[Liberty professors do not have tenure, except in the law school, where accreditation requires it. The university has a $1.6 billion endowment, and it boasts an enrollment of 100,000 online students.]…

Have you had any direct conversations with President Trump since this pandemic began?

Yeah, he called yesterday. I was sitting in the car, and the phone number popped up and I didn’t recognize it and I answered it: “Jerry,” the president said.

I can’t tell you what he said, but it was just a friendly conversation.

I told him about what we were planning to do with The New York Times about the trespassing charges, and he said, “I hear that people are dying at Liberty. Now I hear there’s zero cases. He said, “Why don’t they correct it?” I said, “Good question.”

What did he think of how you were handling The New York Times?

I never say what the president says to me.

You just did!

Not really.

Fair enough. In your Fox interview, you were floating the idea that North Korea and China might have created the virus. There’s been criticism that there’s just no evidence for this, that this is conspiratorial thinking. Was it appropriate to voice that out loud?

Afterward, everybody else started saying the same thing. I was ahead of the game on that one.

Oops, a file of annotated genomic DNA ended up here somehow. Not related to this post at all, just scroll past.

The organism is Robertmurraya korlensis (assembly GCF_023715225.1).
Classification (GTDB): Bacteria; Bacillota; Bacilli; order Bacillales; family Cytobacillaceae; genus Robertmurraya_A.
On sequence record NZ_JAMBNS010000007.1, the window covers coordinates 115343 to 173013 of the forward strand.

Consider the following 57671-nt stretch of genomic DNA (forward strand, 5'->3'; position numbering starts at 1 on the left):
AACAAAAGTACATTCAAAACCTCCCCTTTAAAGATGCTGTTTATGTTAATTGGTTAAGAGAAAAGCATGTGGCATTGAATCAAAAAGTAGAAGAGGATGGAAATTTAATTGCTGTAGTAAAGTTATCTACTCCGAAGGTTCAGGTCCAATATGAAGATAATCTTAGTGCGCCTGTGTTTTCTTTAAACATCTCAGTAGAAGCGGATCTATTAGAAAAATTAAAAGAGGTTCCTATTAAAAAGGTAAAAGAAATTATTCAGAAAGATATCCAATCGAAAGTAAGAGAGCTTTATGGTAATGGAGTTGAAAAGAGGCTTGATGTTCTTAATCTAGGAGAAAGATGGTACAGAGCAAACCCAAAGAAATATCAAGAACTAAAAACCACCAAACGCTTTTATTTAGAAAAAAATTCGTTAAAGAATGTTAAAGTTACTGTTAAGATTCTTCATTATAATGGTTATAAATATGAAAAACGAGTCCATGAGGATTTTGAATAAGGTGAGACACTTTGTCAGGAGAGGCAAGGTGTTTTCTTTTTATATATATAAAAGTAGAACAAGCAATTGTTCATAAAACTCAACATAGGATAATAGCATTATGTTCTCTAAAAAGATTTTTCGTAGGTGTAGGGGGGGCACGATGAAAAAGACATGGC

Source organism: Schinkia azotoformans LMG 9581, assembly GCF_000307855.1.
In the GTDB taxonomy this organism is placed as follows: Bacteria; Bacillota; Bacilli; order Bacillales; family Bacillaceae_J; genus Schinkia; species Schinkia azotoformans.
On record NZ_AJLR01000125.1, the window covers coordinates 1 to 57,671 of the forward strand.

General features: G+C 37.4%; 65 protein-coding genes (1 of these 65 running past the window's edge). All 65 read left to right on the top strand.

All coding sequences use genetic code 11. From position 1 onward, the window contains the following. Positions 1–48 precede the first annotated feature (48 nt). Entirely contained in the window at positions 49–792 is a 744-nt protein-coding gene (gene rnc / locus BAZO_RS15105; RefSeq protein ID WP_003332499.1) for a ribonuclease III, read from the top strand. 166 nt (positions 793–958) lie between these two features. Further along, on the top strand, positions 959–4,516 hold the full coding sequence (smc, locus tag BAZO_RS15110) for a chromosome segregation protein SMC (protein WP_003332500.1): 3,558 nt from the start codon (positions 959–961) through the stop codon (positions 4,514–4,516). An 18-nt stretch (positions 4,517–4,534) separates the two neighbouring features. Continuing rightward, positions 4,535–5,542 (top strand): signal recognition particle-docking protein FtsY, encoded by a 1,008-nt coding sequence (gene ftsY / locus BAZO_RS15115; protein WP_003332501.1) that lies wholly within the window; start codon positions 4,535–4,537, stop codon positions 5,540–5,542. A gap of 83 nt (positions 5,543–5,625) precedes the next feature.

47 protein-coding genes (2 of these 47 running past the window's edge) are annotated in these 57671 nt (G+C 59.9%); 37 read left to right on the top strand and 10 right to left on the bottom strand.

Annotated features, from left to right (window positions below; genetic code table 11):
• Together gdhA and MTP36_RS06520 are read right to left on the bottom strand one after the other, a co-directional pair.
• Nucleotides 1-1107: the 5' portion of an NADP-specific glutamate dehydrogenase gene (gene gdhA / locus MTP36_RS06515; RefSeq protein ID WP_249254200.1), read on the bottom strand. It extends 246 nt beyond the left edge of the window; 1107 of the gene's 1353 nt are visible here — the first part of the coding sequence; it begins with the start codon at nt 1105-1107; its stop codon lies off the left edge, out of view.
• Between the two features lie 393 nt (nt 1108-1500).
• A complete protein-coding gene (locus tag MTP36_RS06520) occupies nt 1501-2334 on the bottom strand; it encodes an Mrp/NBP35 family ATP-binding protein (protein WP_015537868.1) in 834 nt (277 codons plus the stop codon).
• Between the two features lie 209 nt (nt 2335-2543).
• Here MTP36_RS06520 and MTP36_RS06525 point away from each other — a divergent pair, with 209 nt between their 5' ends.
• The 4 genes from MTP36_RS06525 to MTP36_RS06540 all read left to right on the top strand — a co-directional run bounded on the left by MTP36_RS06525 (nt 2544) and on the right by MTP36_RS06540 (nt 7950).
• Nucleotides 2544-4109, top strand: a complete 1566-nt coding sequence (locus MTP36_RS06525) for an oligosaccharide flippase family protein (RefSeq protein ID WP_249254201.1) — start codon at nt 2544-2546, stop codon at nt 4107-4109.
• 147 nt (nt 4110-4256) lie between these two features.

It’s funny: A lot of Ivy League schools have connections to that Wuhan lab. I don’t know if you’ve heard that. I don’t know if they’re working over there. I just read last week there’s some connection between Ivy League schools and that Wuhan lab. I don’t know if that means anything.

If I didn’t know better, I would think you were planting a seed that Ivy League universities are part of some conspiracy to release the coronavirus. Is that what you’re saying?

No, no, no. I was just surprised to read that they were involved with that lab.

This is the exact kind of stuff that people complain about with you: Just floating the ‘isn’t this curious?’ type of thing. Now you’ve added Ivy League universities to the list, as if they’re part of some problem.

That was published in the mainstream media. They did it to raise suspicion. I didn’t. I was just telling you what they said.